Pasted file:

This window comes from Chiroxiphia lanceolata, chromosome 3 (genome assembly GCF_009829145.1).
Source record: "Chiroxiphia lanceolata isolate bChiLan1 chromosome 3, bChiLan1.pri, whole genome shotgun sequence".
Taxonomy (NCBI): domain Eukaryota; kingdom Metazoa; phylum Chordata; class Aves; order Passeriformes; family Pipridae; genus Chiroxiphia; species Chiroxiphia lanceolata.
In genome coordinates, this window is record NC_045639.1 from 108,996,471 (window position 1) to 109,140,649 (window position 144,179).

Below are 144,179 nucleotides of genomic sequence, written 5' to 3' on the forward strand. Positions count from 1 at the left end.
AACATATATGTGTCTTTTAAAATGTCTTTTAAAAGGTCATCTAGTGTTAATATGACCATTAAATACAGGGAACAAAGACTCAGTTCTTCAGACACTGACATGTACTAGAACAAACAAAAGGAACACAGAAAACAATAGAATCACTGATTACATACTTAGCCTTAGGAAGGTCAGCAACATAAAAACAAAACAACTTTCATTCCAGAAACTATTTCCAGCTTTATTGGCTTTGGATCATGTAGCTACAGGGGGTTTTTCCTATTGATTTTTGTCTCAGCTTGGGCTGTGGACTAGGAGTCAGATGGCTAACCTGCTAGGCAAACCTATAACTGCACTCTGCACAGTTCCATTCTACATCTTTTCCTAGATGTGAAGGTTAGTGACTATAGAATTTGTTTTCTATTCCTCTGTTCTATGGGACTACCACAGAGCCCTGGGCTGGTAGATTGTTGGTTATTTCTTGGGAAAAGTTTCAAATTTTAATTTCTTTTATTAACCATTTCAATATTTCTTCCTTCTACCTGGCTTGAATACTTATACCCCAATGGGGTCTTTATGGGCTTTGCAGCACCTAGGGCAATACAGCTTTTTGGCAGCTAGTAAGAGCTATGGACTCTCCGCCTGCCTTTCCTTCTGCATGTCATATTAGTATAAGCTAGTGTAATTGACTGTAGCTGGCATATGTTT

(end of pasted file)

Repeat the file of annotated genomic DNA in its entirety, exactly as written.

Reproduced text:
This window comes from Chiroxiphia lanceolata, chromosome 3 (genome assembly GCF_009829145.1).
Source record: "Chiroxiphia lanceolata isolate bChiLan1 chromosome 3, bChiLan1.pri, whole genome shotgun sequence".
Taxonomy (NCBI): domain Eukaryota; kingdom Metazoa; phylum Chordata; class Aves; order Passeriformes; family Pipridae; genus Chiroxiphia; species Chiroxiphia lanceolata.
In genome coordinates, this window is record NC_045639.1 from 108,996,471 (window position 1) to 109,140,649 (window position 144,179).

Below are 144,179 nucleotides of genomic sequence, written 5' to 3' on the forward strand. Positions count from 1 at the left end.
AACATATATGTGTCTTTTAAAATGTCTTTTAAAAGGTCATCTAGTGTTAATATGACCATTAAATACAGGGAACAAAGACTCAGTTCTTCAGACACTGACATGTACTAGAACAAACAAAAGGAACACAGAAAACAATAGAATCACTGATTACATACTTAGCCTTAGGAAGGTCAGCAACATAAAAACAAAACAACTTTCATTCCAGAAACTATTTCCAGCTTTATTGGCTTTGGATCATGTAGCTACAGGGGGTTTTTCCTATTGATTTTTGTCTCAGCTTGGGCTGTGGACTAGGAGTCAGATGGCTAACCTGCTAGGCAAACCTATAACTGCACTCTGCACAGTTCCATTCTACATCTTTTCCTAGATGTGAAGGTTAGTGACTATAGAATTTGTTTTCTATTCCTCTGTTCTATGGGACTACCACAGAGCCCTGGGCTGGTAGATTGTTGGTTATTTCTTGGGAAAAGTTTCAAATTTTAATTTCTTTTATTAACCATTTCAATATTTCTTCCTTCTACCTGGCTTGAATACTTATACCCCAATGGGGTCTTTATGGGCTTTGCAGCACCTAGGGCAATACAGCTTTTTGGCAGCTAGTAAGAGCTATGGACTCTCCGCCTGCCTTTCCTTCTGCATGTCATATTAGTATAAGCTAGTGTAATTGACTGTAGCTGGCATATGTTT